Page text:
specifies the density and spacing of probes as powers of two (e.g. 1, 2, 4, 8px etc. apart) a higher value results in lower probe density as spacing between probes becomes larger. Values can be less than zero for even higher fidelity as you get multiple probes per-pixel at `0.5 (2 probes per pixel)`

and `0.25 (4 probes per pixel)`

and `0.125 (8 probes per pixel) `

at a much rendering higher cost.

The `in_CascadeCount`

and `in_CascadeIndex`

are pretty self-explanatory. We pass the cascade index `0…N`

to tell us which cascade pass we’re rendering and how many total passes are being used.

The `in_CascadeLinear`

(probe spacing/density) and `in_CascadeInterval`

(ray interval lengths) are the initial cascade0 settings which get scaled 4x for each successive cascade. Cascade0 (c0) has a linear scaling of N, c1 has a scaling of N*4, c2 has a scaling of N*16, c3 has a scaling of N*64, etc.

### Raymarching

We’ve previously visited raymarching in other posts here and here. The idea is the same, choose a point within the scene and direction which to cast a ray and read out samples from the distance field at each point along the ray telling us how far we are away from the nearest surface—stop on surface hit.

```
vec4 raymarch(vec2 point, float theta, probe_info info) {
// Scalar for converting pixel-coordinates back to screen-space UV.
vec2 texel = 1.0 / in_RenderExtent;
// Ray component to move in the direction of theta.
vec2 delta = vec2(cos(theta), -sin(theta));
// Ray origin at interval offset starting point.
vec2 ray = (point + (delta * info.offset)) * texel;
// Loop for max length of interval (in event that ray SDF is near 0 for entire length of ray).
for(float i = 0.0, df = 0.0, rd = 0.0; i < info.range; i++) {
// Distance sample of scene converted from 2-byte encoded distance field scene texture.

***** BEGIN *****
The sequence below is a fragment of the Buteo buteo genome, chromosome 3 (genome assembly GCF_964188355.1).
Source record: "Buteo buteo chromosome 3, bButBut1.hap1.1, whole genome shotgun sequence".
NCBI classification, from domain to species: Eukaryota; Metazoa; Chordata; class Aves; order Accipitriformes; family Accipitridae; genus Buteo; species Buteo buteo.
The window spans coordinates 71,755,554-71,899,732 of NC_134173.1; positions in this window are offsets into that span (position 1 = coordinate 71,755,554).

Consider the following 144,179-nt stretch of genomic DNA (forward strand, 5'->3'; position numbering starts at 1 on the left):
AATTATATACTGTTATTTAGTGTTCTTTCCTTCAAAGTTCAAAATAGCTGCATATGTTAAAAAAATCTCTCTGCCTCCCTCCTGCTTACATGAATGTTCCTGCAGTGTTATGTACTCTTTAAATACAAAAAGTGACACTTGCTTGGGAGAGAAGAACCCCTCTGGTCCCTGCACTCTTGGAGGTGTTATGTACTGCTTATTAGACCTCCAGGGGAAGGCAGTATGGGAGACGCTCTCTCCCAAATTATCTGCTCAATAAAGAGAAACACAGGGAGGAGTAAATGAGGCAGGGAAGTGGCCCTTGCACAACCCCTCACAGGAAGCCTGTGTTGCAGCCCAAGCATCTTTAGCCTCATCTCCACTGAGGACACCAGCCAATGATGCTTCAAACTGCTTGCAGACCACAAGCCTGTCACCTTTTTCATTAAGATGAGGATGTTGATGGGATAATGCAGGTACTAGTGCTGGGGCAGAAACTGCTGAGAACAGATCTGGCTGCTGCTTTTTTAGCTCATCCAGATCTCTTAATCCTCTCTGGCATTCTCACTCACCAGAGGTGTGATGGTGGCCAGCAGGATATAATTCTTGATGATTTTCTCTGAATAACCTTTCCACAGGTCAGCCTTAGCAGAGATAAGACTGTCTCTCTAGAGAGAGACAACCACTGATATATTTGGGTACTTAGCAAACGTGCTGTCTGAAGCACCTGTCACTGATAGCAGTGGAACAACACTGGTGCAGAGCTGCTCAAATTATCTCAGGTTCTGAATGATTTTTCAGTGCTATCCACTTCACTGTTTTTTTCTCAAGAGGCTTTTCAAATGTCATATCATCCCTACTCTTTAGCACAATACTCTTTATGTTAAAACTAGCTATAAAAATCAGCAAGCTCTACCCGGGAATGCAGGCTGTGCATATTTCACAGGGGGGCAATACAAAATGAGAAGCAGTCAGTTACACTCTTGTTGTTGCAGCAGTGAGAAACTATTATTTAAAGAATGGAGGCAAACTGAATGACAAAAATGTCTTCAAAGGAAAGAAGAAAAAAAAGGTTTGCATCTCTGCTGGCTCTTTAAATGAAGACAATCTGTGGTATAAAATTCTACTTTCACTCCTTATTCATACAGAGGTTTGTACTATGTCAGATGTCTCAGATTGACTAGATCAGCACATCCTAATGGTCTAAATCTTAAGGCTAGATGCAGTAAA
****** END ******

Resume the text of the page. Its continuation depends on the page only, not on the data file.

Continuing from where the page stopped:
df = V2F16(texture2D(in_DistanceField, ray).rg);
// Sum up total ray distance traveled (scale from distance UV to pixel-coordinates).
rd += df * info.scale;
// Move ray along its direction by SDF distance sample.
ray += (delta * df * info.scale * texel);
// If ray has reached range or out-of-bounds, return no-hit.
if (rd >= info.range || floor(ray) != vec2(0.0)) break;
// 2D light only cast light at their surfaces, not their volume.
if (df < EPS && rd < EPS && in_CascadeIndex != 0.0) return vec4(0.0);
// On-hit return radiance from scene (with visibility term of 0--e.g. no visibility to merge with higher cascades).
if (df < EPS) return vec4(texture2D(in_RenderScene, ray).rgb, 0.0);
}
// If no-hit return no radiance (with visibility term of 1--visibility to merge with higher cascades).
return vec4(0.0, 0.0, 0.0, 1.0);
}
```

This may be atypical, however I am performing raymarching in pixel space rather than UV space as it saved a lot of headache when dealing with non-square distance fields. To fix this when texture sampling we get the `texel`

size (texture size of 1 pixel) to multiply back to UV space.

The largest change here from typical raymarching is the range and offset parameters specified for the ray. Each cascade represents a different part of the radiance field and as we move up the cascade chain rays get 4x longer and 4x further away. To fix this we first offset the ray as `point + (delta * offset)`

and then only raymarch for a fixed distance. If the ray goes offscreen or total sampled ray distance `rd`

reaches/exceeds the ray’s interval range we terminate the ray.

The second change is that in 2D light volumes only emit light from their surface edge, not from within (this otherwise causes artifacts). If the ray distance `rd`

is zero AND the ray starts with a distance field sample `df`

of zero the ray starts within a ray volume and must terminate.

The final change is that all distance field samples get scaled by the diagonal of the render width and height: `length(in_RenderExtent)`

. The distance field shader calculates all of its distances in pixel coordinates and then scales them back down by this diagonal scale back to UV space to fit within the 2-byte float precision when storing them in the texture. This avoids scaling issues by NOT calculating distance in UV space which become skewed. In UV space the upper/lower bounds of UVs are `0.0`

and `1.0`